The Lamar Jackson saga, explained

Photo: Scott Taetsch/Getty Images

Lamar Jackson and the Baltimore Ravens' contract standoff took its first concrete step on Tuesday when Baltimore placed the nonexclusive franchise tag on its starting quarterback.

Why it matters: Baltimore is rolling the dice, betting that Jackson won't find a better deal elsewhere but also opening itself up to the possibility of losing its 26-year-old former most valuable player.

How it works: Teams can use one franchise tag per year on an impending free agent, locking that player into a one-year deal at a predetermined salary (based on positional comps).

Details: There are two types of tags: exclusive ($45 million for QBs this season) and nonexclusive ($32.4 million).

  • The exclusive tag gives teams exclusive negotiating rights. Players can either accept the tag, work toward a new long-term deal or simply refuse to play.
  • The nonexclusive tag is cheaper but comes with risks, allowing the player to negotiate with other teams (though their original team can still match any deal).

Where it stands: If Jackson signs an offer sheet from another team, the Ravens have five days to match it. If they choose not to, they'll receive two first-round draft picks from Jackson's new team.

The question: Why would the Ravens risk losing a franchise player this young and this talented?

The answer: They likely believe the chances of that happening are very low.

  • Jackson reportedly wants a fully guaranteed contract despite missing 10 games over the last two seasons.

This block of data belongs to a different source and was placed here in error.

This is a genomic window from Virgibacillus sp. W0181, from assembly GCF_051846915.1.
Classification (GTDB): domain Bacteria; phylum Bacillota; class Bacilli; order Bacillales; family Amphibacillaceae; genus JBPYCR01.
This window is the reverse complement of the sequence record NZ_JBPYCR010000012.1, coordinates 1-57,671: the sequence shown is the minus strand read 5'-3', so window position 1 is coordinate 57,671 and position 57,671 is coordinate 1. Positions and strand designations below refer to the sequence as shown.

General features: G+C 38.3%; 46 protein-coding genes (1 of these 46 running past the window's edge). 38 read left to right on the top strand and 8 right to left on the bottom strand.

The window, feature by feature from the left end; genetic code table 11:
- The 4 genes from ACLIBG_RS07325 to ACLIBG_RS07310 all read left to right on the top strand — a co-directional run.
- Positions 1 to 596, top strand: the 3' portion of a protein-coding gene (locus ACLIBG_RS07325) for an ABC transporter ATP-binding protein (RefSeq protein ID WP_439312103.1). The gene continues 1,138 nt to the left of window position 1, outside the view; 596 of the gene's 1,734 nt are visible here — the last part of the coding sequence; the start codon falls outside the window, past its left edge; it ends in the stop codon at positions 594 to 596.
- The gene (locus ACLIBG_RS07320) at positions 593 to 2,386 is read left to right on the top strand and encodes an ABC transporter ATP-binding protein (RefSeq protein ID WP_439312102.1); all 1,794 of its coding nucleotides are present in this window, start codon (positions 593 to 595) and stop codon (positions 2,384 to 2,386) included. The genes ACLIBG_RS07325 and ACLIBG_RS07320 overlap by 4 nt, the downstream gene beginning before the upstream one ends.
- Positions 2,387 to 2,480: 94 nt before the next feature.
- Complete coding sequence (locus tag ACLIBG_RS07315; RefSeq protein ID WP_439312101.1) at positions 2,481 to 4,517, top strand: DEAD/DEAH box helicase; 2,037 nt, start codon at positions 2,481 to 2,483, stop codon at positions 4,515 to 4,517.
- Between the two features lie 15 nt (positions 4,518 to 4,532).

• The nonexclusive tag is essentially the Ravens telling Jackson that they don't want to give him that deal, and they don’t think anyone else will, either.

The big picture: Numerous teams with holes at QB have publicly said they aren't interested in signing Jackson, leading to speculation that collusion is afoot.

  • Some believe owners are working together to ensure that Jackson doesn't get the fully guaranteed contract he's seeking.
  • Why? To ensure the fully guaranteed deal Deshaun Watson controversially received last year remains an outlier, and doesn't become a precedent.

Between the lines: Jackson and the Ravens have been stuck at an impasse for so long that Baltimore could be using this tactic to simply find out what Jackson's actual market is.

  • In other words, let someone else negotiate for a bit, and if they're able to come to an agreement, then the Ravens can swoop in and match it anyway.

What to watch: This is just the fourth nonexclusive tag given to a QB this century. None of the other three got signed to an offer sheet by another team.

The bottom line: An in-his-prime player at the sport's most important position just became available for nothing more than a fair contract and a couple of draft picks. What comes next will likely say more about the league than the player.

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